Dr. Werner Lang, the engineer and mastermind behind the iconic Trabant 601 sedan (which would become a symbol of East German communism and horrible Eastern Bloc cars) has died due to a heart attack that occurred at his home in Zwickau, Germany. He was 91 years old.Lang studied mechanical engineering in his hometown of Zwickau, but his studies in this field were put on hold due to the outbreak of World War II and the subsequent needs of the German war effort. Shortly after the war ended, Lang would begin his career in the recovering German automotive industry when he accepted an opening with the Horch company in 1949. A few years later in 1951, he was promoted to the post of technical director and held this position until the merger of Horch and Automobilwerk Zwickau in 1958 which created HQM Sachensring GmbH. It was during this time that Lang would cement his legacy by playing a key role in designing and engineering the Trabant 601 two door sedan.
An evolution of the original Trabant P50 which first made its debut in 1957, the 601 introduced crank operated windows (a welcome change over the P50’s sliding panel system), a small parcel shelf located under the dashboard, and special wind deflectors which promised better ventilation. Performance for the 601 came from a slow and noisy 600 cc two stroke, two cylinder engine which was detested by many in neighboring West Germany due to the high levels of pollution it generated. A challenge that Lang and his team had to overcome when creating the 601 was the effects of a trade embargo put into place by western countries that made materials for basic sheet metal difficult to find. To solve this problem, Lang and his team made most of the body out of a special plastic that was reinforced with fiber. Known as Duroplast, this material allowed the body to remain very durable while also being recyclable at the same time. Despite its pathetic performance numbers, the Trabant 601 was a sales success and quickly became the “peoples car” of East Germany after its debut in 1964.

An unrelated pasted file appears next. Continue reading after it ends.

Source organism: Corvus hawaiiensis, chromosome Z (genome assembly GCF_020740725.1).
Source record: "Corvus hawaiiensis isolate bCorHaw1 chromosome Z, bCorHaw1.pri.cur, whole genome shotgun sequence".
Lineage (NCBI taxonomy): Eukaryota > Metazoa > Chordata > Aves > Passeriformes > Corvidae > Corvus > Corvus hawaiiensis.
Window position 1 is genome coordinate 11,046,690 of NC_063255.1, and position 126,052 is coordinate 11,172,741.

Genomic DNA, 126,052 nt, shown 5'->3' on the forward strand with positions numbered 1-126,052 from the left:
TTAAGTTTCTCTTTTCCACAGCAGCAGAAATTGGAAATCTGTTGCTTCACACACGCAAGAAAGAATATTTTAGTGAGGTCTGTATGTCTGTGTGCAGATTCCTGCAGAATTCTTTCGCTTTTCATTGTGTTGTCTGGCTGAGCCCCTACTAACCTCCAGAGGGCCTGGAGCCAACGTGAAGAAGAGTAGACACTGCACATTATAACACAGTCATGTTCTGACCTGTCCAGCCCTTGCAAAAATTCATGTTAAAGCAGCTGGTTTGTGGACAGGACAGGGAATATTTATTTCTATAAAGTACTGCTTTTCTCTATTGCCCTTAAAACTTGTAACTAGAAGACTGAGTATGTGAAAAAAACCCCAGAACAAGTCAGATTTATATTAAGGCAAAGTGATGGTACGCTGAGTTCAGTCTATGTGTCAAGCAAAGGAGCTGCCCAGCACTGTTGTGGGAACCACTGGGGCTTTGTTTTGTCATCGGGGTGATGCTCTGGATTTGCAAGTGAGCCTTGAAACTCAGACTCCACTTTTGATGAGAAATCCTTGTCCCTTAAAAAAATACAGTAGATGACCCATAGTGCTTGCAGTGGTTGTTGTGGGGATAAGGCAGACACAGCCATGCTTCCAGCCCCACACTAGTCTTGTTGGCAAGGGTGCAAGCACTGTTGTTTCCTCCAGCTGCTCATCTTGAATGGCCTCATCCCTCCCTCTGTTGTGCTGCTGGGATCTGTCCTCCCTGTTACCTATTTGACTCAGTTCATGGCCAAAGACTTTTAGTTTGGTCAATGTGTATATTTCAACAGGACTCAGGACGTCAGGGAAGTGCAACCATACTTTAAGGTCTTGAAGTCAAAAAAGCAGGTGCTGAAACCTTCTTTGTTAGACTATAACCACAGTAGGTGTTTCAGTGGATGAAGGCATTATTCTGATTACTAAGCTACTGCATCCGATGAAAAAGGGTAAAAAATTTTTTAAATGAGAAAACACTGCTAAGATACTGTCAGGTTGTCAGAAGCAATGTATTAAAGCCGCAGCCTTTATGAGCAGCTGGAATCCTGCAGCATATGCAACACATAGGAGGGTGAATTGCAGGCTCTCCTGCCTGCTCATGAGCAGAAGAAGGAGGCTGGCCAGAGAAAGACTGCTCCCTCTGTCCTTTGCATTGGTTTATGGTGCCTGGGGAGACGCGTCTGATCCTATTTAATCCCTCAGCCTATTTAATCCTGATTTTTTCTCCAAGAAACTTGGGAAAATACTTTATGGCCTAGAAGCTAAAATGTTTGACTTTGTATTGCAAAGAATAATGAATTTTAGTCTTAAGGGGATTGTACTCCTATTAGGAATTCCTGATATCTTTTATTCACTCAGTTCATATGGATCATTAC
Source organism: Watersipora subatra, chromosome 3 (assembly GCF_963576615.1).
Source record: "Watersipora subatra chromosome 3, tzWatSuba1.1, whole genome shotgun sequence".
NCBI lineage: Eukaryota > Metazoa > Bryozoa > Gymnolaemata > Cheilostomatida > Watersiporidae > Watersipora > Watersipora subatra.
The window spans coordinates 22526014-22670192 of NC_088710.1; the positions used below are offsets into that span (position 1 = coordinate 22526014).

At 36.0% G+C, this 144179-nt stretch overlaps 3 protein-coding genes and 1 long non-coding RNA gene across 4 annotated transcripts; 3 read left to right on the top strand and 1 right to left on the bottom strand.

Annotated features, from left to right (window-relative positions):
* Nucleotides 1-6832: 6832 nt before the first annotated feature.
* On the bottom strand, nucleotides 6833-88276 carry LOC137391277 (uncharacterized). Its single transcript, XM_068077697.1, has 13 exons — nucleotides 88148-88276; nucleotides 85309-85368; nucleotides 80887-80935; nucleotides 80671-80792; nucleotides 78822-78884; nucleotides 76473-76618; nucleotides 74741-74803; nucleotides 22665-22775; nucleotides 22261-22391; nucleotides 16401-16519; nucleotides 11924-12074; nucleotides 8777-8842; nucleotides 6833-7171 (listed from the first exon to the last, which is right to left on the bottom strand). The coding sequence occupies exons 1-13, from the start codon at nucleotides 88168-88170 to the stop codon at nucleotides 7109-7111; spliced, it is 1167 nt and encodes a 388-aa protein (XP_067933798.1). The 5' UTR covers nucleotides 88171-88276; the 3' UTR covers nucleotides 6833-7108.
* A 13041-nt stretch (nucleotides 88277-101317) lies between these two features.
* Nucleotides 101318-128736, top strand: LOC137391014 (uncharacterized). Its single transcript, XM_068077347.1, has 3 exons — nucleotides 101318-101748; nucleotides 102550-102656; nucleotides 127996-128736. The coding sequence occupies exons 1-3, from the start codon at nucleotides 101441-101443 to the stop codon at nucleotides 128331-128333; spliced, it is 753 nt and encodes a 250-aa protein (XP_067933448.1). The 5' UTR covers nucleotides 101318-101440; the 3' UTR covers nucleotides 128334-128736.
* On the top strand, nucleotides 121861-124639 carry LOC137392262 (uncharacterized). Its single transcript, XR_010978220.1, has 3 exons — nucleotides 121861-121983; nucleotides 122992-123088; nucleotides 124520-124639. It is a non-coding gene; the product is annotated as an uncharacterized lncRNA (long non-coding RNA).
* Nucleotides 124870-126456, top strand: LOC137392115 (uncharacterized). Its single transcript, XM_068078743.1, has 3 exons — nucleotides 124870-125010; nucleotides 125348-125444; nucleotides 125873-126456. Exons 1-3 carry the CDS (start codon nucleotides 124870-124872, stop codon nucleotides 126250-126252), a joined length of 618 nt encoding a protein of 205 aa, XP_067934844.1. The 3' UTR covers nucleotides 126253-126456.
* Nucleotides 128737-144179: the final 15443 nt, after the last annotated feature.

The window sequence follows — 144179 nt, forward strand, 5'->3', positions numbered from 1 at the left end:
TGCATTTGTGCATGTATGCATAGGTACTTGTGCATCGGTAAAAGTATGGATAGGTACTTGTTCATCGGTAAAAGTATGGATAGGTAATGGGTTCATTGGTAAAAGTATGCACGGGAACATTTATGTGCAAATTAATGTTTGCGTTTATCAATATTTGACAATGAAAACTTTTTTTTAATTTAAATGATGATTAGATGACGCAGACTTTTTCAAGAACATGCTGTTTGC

Over time Lang would begin work on several updated Trabant prototypes but these efforts made very little progress thanks to the interference of the East German government, which thought that any further development on the car was wasteful due to a massive backlog of parts, as well as its lengthy 18 year waiting list for buyers looking to buy one new off the showroom. As a result, the Trabant changed very little during its life and despite the fall of the Berlin Wall, stayed in production with minimal updates until 1991. A key change that occurred in 1990-91 was the much welcomed replacement of the antiquated and reviled two cylinder with a cleaner Volkswagen-derived unit that also delivered slightly better performance.
After his retirement from Sachensring, Lang devoted the rest of his life to preserving the legacy of his masterpiece and (despite his advanced age) traveled the world to tell the car’s intriguing life story. As for the Trabant itself, it is still a popular vehicle in Germany due to its relatively low cost of upkeep which is good for budget minded families, as well as its prominent place in Ostalgie (nostalgia for East Germany) with prices greatly increasing as a result of this phenomenon.